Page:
A way to approach worship sharing with children or in multigenerational groups is “Heart Sharing.” In Heart Sharing, we lift up a query for response, inviting the response to be “from the heart” and just a word or two. Rather than a thought-out response from the mind, it is from the heart. You can do Heart Sharing in a whole group, or break into smaller multi-age groups of 3-4 with suggested queries. Heart Sharing taps into the here-and-now of children’s spirituality. Children don’t necessarily differentiate between worship time and play time or work time. When we move beyond (or back from) the intellectual nuances and details often in adult responses, we make space for everyone to share from where they are.
Faith & Play stories are tools for teaching children about our faith and practice as Friends. The “wondering questions” that follow sharing a Faith & Play story make space for children to listen and reflect inwardly, or to wonder out loud with the group. The open-ended wondering questions can be used in response to any kind of story, whether it’s a Bible story, a children’s book, or asking how a child’s day at school went. The questions are open, invitational, and there are no “right” (or “wrong”) answers when we wonder together. It’s a place where all voices are invited, and yet not forced (children in the circle are not called on to answer the queries). There is also room for silence in this practice; when no one shares out loud, we can trust that wondering is happening inside. We can allow the pauses and spaces to model our Quaker practice of waiting worship and practice deepening how we listen inwardly. After many years of storytelling, I came to see the wondering time after the story as a place for children to practice sharing vocal ministry and hear their voices lifted up in the spiritual community.
How do we “teach” the practice of listening for God and knowing when a message is from Spirit and for us to share with the whole group? You can find several versions of “vocal ministry flow charts” from different Quaker sources online and see how they speak to you. One or more of them could be given to small groups and discussed, or you could make them into a kind of movement activity, like “red light, green light”: if the answer to one of the questions you ask yourself is yes, it’s a green light. If no, it’s “stop” and return to center. Teens at Friends Meeting of Washington were inspired by writing on this topic to create a skit for their meeting community about vocal ministry. The “Vocal Ministry Skit” is a playful and insightful resource to share, and can be found posted on the Quaker Religious Education Collaborative’s website. It’s a great conversation starter for a multigenerational group, as the skit requires “audience participation” and references contemporary tensions that can occur as we listen to the still small voice within.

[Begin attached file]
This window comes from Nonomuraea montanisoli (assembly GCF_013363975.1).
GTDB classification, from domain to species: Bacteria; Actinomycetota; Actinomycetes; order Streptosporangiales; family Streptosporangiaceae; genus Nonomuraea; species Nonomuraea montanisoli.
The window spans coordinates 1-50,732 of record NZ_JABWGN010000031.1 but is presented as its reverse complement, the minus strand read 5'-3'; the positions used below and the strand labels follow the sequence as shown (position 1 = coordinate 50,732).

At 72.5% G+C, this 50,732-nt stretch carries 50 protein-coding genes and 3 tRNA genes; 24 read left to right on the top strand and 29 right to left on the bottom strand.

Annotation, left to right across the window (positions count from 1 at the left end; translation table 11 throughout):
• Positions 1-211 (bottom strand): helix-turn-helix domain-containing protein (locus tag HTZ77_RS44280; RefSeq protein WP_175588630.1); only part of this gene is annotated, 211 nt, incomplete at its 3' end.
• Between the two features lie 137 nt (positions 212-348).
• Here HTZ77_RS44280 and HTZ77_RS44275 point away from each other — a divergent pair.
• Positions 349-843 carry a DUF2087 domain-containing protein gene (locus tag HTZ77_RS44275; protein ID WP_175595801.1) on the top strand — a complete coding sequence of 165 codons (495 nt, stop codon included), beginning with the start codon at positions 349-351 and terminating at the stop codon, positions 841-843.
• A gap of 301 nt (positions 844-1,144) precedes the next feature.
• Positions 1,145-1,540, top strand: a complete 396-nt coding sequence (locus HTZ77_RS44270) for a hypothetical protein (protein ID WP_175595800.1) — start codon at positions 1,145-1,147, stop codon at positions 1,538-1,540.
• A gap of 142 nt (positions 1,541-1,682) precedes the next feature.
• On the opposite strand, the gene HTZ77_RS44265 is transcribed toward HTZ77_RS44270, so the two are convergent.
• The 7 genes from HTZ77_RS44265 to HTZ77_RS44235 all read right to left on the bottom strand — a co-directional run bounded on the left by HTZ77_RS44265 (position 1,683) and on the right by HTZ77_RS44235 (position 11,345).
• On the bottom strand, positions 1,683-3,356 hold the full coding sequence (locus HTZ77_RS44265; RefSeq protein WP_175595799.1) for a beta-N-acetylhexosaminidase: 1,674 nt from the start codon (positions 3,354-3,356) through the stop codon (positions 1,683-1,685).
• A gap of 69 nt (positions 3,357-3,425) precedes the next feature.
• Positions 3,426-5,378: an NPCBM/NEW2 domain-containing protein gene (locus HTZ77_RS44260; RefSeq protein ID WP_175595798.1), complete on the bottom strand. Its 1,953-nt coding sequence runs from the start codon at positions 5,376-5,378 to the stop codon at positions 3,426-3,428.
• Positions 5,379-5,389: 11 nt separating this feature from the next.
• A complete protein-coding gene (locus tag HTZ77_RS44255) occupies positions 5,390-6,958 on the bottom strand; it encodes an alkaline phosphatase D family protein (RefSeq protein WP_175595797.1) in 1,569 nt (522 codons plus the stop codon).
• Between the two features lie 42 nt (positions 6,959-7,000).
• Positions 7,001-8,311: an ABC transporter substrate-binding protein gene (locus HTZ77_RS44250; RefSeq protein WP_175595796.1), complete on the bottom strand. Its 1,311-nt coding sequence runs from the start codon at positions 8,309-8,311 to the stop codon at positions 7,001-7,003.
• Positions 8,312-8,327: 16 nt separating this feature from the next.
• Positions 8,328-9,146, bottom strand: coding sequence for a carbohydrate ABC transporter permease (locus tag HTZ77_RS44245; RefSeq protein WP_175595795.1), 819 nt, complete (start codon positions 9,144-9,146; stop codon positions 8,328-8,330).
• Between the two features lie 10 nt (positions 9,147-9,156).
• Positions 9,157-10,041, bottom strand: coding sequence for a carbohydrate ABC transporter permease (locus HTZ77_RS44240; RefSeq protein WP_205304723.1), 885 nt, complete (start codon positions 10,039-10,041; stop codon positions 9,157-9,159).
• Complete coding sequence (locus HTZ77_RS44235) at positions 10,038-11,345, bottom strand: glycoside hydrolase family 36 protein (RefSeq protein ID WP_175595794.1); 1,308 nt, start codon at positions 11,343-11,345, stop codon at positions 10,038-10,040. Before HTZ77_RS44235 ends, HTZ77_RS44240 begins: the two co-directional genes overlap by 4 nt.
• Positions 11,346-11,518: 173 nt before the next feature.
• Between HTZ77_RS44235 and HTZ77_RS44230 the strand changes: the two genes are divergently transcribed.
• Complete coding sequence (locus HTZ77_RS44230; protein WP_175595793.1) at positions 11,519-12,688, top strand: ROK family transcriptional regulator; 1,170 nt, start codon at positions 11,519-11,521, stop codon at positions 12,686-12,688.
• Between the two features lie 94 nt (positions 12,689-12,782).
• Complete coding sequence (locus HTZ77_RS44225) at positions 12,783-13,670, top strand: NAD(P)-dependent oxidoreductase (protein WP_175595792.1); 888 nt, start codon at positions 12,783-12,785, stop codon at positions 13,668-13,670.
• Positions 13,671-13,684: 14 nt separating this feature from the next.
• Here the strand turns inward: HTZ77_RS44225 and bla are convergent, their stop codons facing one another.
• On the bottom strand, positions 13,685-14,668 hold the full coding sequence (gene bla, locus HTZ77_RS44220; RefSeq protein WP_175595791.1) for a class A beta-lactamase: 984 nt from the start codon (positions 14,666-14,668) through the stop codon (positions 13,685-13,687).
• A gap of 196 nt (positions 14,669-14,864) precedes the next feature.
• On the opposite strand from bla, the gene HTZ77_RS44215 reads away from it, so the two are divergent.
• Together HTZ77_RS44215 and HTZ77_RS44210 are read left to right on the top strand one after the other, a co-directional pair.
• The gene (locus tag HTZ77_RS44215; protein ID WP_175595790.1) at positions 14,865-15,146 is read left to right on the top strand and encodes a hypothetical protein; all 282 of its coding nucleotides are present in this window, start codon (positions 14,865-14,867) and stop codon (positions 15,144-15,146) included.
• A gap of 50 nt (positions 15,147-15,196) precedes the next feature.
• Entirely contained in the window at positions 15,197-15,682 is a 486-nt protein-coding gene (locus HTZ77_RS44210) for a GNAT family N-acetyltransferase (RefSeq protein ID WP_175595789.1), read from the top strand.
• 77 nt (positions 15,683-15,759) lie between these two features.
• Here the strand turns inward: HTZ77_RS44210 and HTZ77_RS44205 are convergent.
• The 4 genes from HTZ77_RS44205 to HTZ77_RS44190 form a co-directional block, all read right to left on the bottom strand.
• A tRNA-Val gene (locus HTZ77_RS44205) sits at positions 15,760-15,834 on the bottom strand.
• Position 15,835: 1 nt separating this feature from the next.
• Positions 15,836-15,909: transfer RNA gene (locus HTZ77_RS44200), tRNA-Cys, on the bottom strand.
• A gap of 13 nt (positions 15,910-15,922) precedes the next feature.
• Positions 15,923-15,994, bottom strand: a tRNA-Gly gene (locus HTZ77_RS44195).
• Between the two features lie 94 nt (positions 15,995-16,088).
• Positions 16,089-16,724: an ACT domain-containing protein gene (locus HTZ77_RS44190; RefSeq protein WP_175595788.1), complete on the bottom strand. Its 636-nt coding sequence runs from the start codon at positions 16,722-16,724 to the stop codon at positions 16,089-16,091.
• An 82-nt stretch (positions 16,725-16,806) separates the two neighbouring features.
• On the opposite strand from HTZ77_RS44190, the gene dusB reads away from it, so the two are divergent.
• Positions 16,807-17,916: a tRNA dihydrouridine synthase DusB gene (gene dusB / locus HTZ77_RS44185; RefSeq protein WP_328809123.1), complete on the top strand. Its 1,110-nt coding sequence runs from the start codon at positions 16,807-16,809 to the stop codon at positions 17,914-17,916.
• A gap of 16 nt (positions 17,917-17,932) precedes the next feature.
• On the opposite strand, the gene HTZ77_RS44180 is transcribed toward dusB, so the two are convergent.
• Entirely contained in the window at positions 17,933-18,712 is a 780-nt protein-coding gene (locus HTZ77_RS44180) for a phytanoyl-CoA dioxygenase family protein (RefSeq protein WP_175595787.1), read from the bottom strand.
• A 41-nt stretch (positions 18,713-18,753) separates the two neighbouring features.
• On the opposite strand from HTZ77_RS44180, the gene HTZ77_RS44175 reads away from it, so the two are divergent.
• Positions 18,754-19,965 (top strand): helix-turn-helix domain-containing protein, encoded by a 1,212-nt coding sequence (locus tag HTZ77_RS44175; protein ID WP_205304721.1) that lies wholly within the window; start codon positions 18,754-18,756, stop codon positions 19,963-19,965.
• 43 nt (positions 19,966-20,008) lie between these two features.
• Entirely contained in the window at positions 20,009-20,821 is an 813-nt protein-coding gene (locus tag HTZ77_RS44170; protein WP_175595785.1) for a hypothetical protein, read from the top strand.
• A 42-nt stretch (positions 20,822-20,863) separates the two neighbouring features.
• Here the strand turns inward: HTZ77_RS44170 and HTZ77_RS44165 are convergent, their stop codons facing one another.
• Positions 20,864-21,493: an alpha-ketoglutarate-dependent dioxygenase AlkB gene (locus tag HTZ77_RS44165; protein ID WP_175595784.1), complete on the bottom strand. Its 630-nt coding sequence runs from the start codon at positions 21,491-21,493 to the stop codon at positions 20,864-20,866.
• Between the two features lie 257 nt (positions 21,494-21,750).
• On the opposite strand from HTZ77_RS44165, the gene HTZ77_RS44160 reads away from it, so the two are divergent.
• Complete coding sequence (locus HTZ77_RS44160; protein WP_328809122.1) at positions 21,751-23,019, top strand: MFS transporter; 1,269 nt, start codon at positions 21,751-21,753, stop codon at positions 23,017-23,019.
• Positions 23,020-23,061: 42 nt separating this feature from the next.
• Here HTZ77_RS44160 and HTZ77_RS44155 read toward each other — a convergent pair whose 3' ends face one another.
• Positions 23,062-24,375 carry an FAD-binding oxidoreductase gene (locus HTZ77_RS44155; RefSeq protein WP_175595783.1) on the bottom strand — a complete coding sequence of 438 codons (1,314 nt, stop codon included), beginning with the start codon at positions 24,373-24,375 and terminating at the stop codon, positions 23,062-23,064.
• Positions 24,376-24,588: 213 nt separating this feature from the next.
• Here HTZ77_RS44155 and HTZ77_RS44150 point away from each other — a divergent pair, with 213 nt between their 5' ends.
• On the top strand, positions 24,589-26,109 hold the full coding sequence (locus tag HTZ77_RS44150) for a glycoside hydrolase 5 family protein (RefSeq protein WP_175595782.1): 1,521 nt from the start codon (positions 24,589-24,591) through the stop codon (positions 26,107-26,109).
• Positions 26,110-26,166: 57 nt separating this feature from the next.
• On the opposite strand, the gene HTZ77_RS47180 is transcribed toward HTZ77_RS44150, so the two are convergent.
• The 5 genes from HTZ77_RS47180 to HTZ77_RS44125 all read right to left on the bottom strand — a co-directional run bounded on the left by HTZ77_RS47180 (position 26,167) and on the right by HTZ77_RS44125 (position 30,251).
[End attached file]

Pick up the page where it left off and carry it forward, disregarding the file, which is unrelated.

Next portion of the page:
Another resource that might be of interest to youth and multiage groups of teens and adults is the QuakerSpeak video, “How to Deepen Quaker Meeting for Worship.” At the 4:34 minute mark, a speaker lifts up several of the questions about when and whether to speak but stretches that discernment to include a question we might ask after sharing: “Do you feel that you were faithful in your speaking?” She opens a space for reflecting on our vocal ministry and seeing that practice as a skill we continue to develop.
Melinda Wenner Bradley, Youth Engagement Coordinator
(A version of this story first appeared in the November 2016 issue of “Spark” the New York YM newsletter.)
Featured image by Jacob Hoopes, Valley Meeting.
Quakers are holding in prayer and the light the families and loved ones of those who we lost at the Tree of Life Synagogue on October 27, 2018, at the Kroger grocery store in Kentucky on October 24, 2018, and in other acts of hate that will go untold.